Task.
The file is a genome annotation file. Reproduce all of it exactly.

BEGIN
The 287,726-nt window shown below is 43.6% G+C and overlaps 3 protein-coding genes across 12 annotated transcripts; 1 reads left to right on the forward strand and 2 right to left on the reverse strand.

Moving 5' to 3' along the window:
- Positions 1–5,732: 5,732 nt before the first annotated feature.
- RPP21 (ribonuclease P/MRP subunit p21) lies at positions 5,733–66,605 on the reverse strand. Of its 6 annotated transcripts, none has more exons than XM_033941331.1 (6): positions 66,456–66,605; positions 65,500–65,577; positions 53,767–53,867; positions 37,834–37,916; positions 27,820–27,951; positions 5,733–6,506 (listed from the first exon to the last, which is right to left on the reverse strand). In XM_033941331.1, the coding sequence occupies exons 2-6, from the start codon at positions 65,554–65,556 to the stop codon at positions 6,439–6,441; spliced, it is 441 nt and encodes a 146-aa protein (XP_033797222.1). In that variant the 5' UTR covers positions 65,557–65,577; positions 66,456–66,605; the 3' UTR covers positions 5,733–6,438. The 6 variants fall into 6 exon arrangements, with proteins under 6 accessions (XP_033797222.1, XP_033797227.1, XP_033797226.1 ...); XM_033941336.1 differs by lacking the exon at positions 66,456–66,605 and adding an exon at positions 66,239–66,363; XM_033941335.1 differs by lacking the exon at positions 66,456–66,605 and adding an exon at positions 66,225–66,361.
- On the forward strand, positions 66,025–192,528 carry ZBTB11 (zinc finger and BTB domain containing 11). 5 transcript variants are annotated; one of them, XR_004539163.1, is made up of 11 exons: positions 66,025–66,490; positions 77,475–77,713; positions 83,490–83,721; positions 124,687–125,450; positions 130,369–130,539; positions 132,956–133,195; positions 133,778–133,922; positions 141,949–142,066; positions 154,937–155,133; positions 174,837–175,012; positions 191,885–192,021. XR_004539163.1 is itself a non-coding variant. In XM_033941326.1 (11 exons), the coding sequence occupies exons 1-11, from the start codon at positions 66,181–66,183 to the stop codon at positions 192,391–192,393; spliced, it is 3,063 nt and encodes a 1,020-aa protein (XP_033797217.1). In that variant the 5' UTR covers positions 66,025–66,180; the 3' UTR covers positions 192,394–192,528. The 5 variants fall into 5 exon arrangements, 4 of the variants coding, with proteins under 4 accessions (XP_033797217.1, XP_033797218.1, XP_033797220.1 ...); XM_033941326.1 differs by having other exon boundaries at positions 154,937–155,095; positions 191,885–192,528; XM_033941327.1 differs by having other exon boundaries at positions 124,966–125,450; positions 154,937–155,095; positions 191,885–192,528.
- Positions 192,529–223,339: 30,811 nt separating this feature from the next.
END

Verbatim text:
The 287,726-nt window shown below is 43.6% G+C and overlaps 3 protein-coding genes across 12 annotated transcripts; 1 reads left to right on the forward strand and 2 right to left on the reverse strand.

Moving 5' to 3' along the window:
- Positions 1–5,732: 5,732 nt before the first annotated feature.
- RPP21 (ribonuclease P/MRP subunit p21) lies at positions 5,733–66,605 on the reverse strand. Of its 6 annotated transcripts, none has more exons than XM_033941331.1 (6): positions 66,456–66,605; positions 65,500–65,577; positions 53,767–53,867; positions 37,834–37,916; positions 27,820–27,951; positions 5,733–6,506 (listed from the first exon to the last, which is right to left on the reverse strand). In XM_033941331.1, the coding sequence occupies exons 2-6, from the start codon at positions 65,554–65,556 to the stop codon at positions 6,439–6,441; spliced, it is 441 nt and encodes a 146-aa protein (XP_033797222.1). In that variant the 5' UTR covers positions 65,557–65,577; positions 66,456–66,605; the 3' UTR covers positions 5,733–6,438. The 6 variants fall into 6 exon arrangements, with proteins under 6 accessions (XP_033797222.1, XP_033797227.1, XP_033797226.1 ...); XM_033941336.1 differs by lacking the exon at positions 66,456–66,605 and adding an exon at positions 66,239–66,363; XM_033941335.1 differs by lacking the exon at positions 66,456–66,605 and adding an exon at positions 66,225–66,361.
- On the forward strand, positions 66,025–192,528 carry ZBTB11 (zinc finger and BTB domain containing 11). 5 transcript variants are annotated; one of them, XR_004539163.1, is made up of 11 exons: positions 66,025–66,490; positions 77,475–77,713; positions 83,490–83,721; positions 124,687–125,450; positions 130,369–130,539; positions 132,956–133,195; positions 133,778–133,922; positions 141,949–142,066; positions 154,937–155,133; positions 174,837–175,012; positions 191,885–192,021. XR_004539163.1 is itself a non-coding variant. In XM_033941326.1 (11 exons), the coding sequence occupies exons 1-11, from the start codon at positions 66,181–66,183 to the stop codon at positions 192,391–192,393; spliced, it is 3,063 nt and encodes a 1,020-aa protein (XP_033797217.1). In that variant the 5' UTR covers positions 66,025–66,180; the 3' UTR covers positions 192,394–192,528. The 5 variants fall into 5 exon arrangements, 4 of the variants coding, with proteins under 4 accessions (XP_033797217.1, XP_033797218.1, XP_033797220.1 ...); XM_033941326.1 differs by having other exon boundaries at positions 154,937–155,095; positions 191,885–192,528; XM_033941327.1 differs by having other exon boundaries at positions 124,966–125,450; positions 154,937–155,095; positions 191,885–192,528.
- Positions 192,529–223,339: 30,811 nt separating this feature from the next.